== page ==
For many people who read this article, you might be wondering, “why would I have to worry about scorpions?
I don’t live anywhere near them!” Others, however, know exactly what the problem is.
If you live in the desert southwest of the United States, places like New Mexico and Arizona, you are all too familiar with this dangerous arachnid!
And yes, a scorpion is not an insect. It’s in the spider family. No wonder I hate them so much! If you live in other desert regions, this is also very important information for you to file away…just in case!
I live in Arizona and in the summer, the scorpions come out to play. I actually try to protect our family and our fur baby from them.
I go out on a nightly basis with a black light and remove them from the yard. I wake up some nights in a cold sweat thinking about them. They are so small, but absolutely deadly!
Once, I was even stung…twice! By the same scorpion! I was putting on sweat pants that I had left on the floor and it stung me in two places before I could get them off fast enough.
SO, you can understand why I worry about our little fur baby getting stung. Our little Jlo n(yes that is her name) is only about 8 pounds and a scorpion sting could literally kill her.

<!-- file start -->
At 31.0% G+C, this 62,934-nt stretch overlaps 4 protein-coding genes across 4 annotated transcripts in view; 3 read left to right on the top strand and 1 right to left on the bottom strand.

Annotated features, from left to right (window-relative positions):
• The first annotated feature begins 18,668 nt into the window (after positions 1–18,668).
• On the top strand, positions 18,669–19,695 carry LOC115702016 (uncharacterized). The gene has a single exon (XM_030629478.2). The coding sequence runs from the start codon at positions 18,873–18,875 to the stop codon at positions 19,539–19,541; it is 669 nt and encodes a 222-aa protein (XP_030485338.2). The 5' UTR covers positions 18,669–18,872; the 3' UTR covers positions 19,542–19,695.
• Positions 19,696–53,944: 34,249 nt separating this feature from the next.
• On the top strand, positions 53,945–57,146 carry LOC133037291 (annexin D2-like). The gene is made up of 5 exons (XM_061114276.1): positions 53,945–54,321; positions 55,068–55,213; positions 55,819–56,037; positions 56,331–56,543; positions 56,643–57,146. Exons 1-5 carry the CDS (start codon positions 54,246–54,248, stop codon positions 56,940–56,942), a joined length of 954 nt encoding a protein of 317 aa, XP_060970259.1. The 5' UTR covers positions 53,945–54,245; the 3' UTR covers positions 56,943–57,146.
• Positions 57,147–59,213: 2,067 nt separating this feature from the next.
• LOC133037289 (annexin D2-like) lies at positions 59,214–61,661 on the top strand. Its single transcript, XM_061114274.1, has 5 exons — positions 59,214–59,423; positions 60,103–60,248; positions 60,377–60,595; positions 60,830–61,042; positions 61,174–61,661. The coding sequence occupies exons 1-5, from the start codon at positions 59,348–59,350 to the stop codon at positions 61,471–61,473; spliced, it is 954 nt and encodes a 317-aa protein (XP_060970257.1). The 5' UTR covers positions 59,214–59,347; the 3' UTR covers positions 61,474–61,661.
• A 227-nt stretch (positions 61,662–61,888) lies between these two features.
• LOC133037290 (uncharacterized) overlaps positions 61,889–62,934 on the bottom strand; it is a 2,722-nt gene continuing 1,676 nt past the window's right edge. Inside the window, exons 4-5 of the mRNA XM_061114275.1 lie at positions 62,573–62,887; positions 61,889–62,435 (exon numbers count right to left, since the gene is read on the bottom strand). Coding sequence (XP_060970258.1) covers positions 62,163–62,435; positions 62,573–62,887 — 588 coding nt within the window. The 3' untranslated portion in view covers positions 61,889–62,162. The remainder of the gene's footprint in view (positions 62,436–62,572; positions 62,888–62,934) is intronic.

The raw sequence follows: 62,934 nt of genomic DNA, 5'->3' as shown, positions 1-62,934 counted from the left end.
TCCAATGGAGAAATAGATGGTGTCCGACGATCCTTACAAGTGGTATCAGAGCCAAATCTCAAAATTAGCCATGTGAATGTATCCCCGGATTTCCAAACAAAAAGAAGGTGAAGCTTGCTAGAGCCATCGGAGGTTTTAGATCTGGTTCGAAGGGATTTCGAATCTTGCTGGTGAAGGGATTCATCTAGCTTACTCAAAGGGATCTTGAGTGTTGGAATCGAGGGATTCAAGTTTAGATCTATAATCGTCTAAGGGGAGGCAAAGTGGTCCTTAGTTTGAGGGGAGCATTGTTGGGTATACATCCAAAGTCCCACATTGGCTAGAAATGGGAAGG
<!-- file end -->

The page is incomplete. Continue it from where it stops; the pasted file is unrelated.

So, what exactly do you do if a scorpion stings your dog? And importantly, how do you know if it has happened? Since your pet, obviously, can’t talk, there are some clear signs and symptoms to look for when she has been stung by a scorpion. Here are even symptoms to look for:
1. If your dog vocalizes that he or she is in pain. If they lick at the wound, favor one of their paws or lift one of the ground, this is one of the most obvious signs that a sting has occurred.
2. Swelling-if local swelling takes place that is a clear indicator, as well. It will start at the entry of the sting and may expand further over time as the poison moves around the system.
3. Dilated pupils-check his eyes and if they have dilated, this could be a problem. Muscle tremors can go along with this as well. These are both indicators that there is an issue with the nervous system.
4. Breathing-if your puppy is having a hard time breathing, this is an indication
5. Tears-look for tears in the eyes. If your dog doesn’t usually get them, they may be trying to deal with the poison and pain this way.
6. Drooling (excessively) is another sign. It isn’t as apparent as others, since many dogs drool. But, if happening in combination with some of these other symptoms, it can be telling.
So, what should you do? Get your dog to a vet ASAP. The smaller they are, the greater the potential risk. If you see a couple of these symptoms or an obvious indication of any of them, don’t delay. Time is of the essence. The good news is that the vet can cure almost all instances of insect stings if found quickly enough.
So, don’t deliberate, start the car and get your fur baby taken care of. If you are not able to do this, then wash the area, try to keep that area raised to heart level and remove the stinger if safe to do. Again, though, my advice is to seek medical help right away. It just isn’t worth the risk.